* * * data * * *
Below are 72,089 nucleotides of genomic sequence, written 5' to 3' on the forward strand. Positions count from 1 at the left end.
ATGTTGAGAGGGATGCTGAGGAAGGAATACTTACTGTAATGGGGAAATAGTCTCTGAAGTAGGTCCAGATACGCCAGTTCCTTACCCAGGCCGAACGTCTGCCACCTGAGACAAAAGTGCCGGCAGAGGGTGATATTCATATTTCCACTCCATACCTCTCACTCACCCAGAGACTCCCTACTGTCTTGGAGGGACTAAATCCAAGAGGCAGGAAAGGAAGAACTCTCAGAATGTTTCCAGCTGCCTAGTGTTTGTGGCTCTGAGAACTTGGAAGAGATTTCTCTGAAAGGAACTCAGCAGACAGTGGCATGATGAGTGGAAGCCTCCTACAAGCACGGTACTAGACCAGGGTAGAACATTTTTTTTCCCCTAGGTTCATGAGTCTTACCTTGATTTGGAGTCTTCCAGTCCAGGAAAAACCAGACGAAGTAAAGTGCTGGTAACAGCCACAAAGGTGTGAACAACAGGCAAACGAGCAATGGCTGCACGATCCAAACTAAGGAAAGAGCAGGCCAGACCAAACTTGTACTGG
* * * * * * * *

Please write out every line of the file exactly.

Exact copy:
Below are 72,089 nucleotides of genomic sequence, written 5' to 3' on the forward strand. Positions count from 1 at the left end.
ATGTTGAGAGGGATGCTGAGGAAGGAATACTTACTGTAATGGGGAAATAGTCTCTGAAGTAGGTCCAGATACGCCAGTTCCTTACCCAGGCCGAACGTCTGCCACCTGAGACAAAAGTGCCGGCAGAGGGTGATATTCATATTTCCACTCCATACCTCTCACTCACCCAGAGACTCCCTACTGTCTTGGAGGGACTAAATCCAAGAGGCAGGAAAGGAAGAACTCTCAGAATGTTTCCAGCTGCCTAGTGTTTGTGGCTCTGAGAACTTGGAAGAGATTTCTCTGAAAGGAACTCAGCAGACAGTGGCATGATGAGTGGAAGCCTCCTACAAGCACGGTACTAGACCAGGGTAGAACATTTTTTTTCCCCTAGGTTCATGAGTCTTACCTTGATTTGGAGTCTTCCAGTCCAGGAAAAACCAGACGAAGTAAAGTGCTGGTAACAGCCACAAAGGTGTGAACAACAGGCAAACGAGCAATGGCTGCACGATCCAAACTAAGGAAAGAGCAGGCCAGACCAAACTTGTACTGG